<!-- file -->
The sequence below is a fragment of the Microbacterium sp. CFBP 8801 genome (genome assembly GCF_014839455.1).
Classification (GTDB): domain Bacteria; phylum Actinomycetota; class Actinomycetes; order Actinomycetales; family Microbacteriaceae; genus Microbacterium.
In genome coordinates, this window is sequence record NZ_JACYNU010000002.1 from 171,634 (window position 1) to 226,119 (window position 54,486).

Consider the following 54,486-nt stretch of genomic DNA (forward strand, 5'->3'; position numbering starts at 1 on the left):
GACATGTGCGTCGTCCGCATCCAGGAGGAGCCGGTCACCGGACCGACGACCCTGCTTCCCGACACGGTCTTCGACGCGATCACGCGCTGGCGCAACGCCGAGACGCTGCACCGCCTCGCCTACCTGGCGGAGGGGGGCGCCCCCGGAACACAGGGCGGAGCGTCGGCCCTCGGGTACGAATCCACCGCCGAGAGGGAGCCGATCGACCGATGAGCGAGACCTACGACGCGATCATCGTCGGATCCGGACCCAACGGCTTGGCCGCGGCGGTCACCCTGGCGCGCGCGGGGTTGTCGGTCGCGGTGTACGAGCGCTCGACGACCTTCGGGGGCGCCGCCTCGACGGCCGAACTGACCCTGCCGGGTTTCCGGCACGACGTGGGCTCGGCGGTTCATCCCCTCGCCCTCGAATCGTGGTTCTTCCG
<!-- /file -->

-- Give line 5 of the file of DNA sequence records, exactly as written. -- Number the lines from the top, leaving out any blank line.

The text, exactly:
GACATGTGCGTCGTCCGCATCCAGGAGGAGCCGGTCACCGGACCGACGACCCTGCTTCCCGACACGGTCTTCGACGCGATCACGCGCTGGCGCAACGCCGAGACGCTGCACCGCCTCGCCTACCTGGCGGAGGGGGGCGCCCCCGGAACACAGGGCGGAGCGTCGGCCCTCGGGTACGAATCCACCGCCGAGAGGGAGCCGATCGACCGATGAGCGAGACCTACGACGCGATCATCGTCGGATCCGGACCCAACGGCTTGGCCGCGGCGGTCACCCTGGCGCGCGCGGGGTTGTCGGTCGCGGTGTACGAGCGCTCGACGACCTTCGGGGGCGCCGCCTCGACGGCCGAACTGACCCTGCCGGGTTTCCGGCACGACGTGGGCTCGGCGGTTCATCCCCTCGCCCTCGAATCGTGGTTCTTCCG